Former prominent Atlanta attorney who shot his wife in SUV pleads guilty to lesser charges

ATLANTA (AP) — A once-prominent Atlanta attorney who fatally shot his wife in 2016 as they rode in an SUV pleaded guilty Friday to a charge of involuntary manslaughter and was sentenced to eight years in prison as part of a plea deal.

Claud “Tex” McIver, 81, had been convicted of felony murder and sentenced to life in prison in 2018 but that conviction was overturned in 2022 by Georgia’s highest court, which ruled that the jury should have had the option of a misdemeanor involuntary manslaughter charge.

As part of Friday’s deal, McIver also pleaded guilty to charges of reckless conduct and associated gun possession and was sentenced to seven years of probation, the Atlanta Journal-Constitution reported. He will receive credit for the time he’s already spent in custody. Amanda R. Clark Palmer and Donald F. Samuel, McIver’s attorneys, told the newspaper that McIver’s prison sentence ends in mid-2025, but that he could be released before then on parole.

Fulton County Superior Court Judge Robert McBurney said he thought the plea deal was “a healthier and cleaner way” to resolve the case than a retrial, which could have resulted in a not guilty verdict.

He acknowledged that some of those who loved Diane McIver, 64, may be disappointed in how the case ended.

“Mr. McIver shouldn’t have had that loaded gun in his hand with his finger on the trigger,” the judge said. “For those who seek purely punishment through this process, you’re going to be disappointed.”

McIver apologized for his actions and acknowledged that there’s nothing he can do to make up for what happened to his wife.

“She died as a result of my actions, plain and simple,” he said. “I’ve worn my wedding ring since the day we were married and I intend to wear it until the day I die. I hope we’re at a point where we’re not judging each other and we can all move on. She’s my angel and she’s waiting for me in heaven.”

McIver had been awaiting retrial on charges of felony murder, aggravated assault with a deadly weapon and associated gun possession. The negotiated plea ends an appeal by the state of an order limiting its evidence in the retrial. McBurney had barred prosecutors from alleging at the retrial that McIver intended to kill his wife, as McIver was acquitted in his first trial of malice murder.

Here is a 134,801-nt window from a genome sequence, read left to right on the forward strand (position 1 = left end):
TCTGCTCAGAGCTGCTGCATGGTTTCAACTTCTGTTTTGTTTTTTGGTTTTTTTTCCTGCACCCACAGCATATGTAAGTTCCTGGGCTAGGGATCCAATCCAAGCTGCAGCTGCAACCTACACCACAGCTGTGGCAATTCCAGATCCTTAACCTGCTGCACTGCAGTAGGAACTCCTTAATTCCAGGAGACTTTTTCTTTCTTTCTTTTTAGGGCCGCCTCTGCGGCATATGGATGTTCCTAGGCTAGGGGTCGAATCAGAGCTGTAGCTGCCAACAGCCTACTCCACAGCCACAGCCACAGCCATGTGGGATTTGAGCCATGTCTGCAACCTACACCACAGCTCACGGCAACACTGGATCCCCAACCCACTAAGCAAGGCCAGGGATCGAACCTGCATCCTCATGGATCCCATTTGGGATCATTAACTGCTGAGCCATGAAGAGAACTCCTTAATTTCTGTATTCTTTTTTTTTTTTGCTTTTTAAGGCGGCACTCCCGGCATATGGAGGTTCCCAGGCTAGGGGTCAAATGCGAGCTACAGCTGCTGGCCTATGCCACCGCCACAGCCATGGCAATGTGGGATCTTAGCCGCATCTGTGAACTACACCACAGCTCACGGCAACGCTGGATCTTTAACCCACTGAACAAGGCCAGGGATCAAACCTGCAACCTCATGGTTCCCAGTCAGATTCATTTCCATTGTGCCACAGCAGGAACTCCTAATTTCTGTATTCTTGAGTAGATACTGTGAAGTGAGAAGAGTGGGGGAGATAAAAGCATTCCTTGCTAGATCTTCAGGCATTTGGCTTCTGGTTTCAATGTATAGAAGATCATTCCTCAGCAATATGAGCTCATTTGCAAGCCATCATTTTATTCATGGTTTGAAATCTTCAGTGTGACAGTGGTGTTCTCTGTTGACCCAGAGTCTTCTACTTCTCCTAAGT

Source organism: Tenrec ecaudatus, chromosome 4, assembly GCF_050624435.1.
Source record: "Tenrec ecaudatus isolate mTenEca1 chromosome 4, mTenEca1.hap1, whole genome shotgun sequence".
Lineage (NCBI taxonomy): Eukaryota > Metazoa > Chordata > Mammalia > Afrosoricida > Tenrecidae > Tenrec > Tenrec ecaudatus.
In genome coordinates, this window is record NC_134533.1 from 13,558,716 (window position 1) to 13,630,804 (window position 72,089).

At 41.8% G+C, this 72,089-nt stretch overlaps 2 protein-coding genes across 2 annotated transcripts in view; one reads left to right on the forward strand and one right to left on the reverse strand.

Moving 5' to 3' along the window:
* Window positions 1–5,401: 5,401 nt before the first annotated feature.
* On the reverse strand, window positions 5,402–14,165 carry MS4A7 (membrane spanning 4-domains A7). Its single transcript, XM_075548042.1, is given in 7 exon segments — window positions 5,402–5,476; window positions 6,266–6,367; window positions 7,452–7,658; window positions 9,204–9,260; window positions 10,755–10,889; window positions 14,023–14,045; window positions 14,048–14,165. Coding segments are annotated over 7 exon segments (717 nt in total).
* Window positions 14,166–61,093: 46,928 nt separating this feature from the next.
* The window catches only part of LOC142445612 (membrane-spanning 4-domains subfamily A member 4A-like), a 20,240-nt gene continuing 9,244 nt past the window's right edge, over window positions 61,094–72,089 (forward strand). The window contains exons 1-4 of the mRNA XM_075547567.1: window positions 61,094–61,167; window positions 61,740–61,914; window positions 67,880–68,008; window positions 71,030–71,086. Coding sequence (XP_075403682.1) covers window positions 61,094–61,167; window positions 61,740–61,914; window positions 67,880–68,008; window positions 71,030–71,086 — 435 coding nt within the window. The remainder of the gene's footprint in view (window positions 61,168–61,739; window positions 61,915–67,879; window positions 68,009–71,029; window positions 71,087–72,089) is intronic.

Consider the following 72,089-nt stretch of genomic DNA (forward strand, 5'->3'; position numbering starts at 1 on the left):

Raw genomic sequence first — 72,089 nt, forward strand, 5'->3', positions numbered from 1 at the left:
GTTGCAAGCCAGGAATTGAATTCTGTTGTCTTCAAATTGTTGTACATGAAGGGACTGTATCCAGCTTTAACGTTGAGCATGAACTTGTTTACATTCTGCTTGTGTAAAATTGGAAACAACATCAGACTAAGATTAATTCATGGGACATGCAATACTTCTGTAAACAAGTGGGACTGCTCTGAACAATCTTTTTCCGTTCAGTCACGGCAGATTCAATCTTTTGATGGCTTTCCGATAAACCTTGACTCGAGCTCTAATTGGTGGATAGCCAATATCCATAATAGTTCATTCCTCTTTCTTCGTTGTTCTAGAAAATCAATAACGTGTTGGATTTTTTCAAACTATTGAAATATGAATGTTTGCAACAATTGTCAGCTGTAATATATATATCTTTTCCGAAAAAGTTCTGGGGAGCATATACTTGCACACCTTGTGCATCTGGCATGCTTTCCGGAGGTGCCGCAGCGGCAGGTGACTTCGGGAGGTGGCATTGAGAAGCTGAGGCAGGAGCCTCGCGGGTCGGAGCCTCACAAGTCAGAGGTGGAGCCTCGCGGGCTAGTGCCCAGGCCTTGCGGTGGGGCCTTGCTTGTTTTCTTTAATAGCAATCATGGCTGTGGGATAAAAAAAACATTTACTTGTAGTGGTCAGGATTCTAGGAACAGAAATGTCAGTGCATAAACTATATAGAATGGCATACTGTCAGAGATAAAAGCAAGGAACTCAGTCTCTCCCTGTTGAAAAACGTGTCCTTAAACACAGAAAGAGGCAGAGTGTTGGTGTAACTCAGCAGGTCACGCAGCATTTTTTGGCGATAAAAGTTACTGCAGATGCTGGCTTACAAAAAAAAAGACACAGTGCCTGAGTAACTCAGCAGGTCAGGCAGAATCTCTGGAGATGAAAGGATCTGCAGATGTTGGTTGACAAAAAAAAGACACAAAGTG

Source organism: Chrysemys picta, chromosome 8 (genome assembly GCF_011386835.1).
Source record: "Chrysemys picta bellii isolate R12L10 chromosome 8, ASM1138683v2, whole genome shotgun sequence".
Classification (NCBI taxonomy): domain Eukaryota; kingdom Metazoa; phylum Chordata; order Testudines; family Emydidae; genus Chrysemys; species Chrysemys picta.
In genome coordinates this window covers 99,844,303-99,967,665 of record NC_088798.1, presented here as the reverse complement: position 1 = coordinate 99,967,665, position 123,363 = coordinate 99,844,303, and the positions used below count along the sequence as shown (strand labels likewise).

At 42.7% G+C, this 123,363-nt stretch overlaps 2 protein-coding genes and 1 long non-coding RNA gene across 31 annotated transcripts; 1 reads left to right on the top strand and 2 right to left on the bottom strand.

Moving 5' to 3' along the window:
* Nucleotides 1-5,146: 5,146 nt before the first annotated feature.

McIver has always maintained that he shot his wife by accident on the night of Sept. 25, 2016, as he rode in the backseat of an SUV that was being driven by a friend. After they exited an interstate and began driving through downtown Atlanta, McIver said he asked his wife to get his gun from the center console and hand it to him, saying they were in a “really bad area.”

A short while later, McIver fired the .38-caliber revolver once, striking his wife in the back. He claimed he had fallen asleep holding his gun in his lap and that it fired inadvertently. Prosecutors alleged he killed his wife because he coveted her money.

Rich, successful and politically connected, the McIvers were considered an Atlanta power couple.

McIver was a partner at a national labor and employment law firm. Georgia’s high court accepted the surrender of McIver’s law license in April. He had been an attorney in Georgia since 1973.

Diane McIver had risen to the top of U.S. Enterprises Inc., after more than four decades with the real estate and advertising business founded by Billy Corey.

Corey was in court Friday to present a statement, which was read aloud on his behalf by an employee from the Fulton County District Attorney’s Office. In his statement, Corey said Diane McIver was an integral part of his business and that her death left a large void. He said her death “was no accident.”

“One man, one hand and one bullet ended her life and caused a lifetime of misery and loss for so many others,” Corey said. “There will never be another Diane McIver. Diane was full of life and she should never have been taken away from us in such a careless and malicious way. She is today missed as much as she was on that tragic day.”

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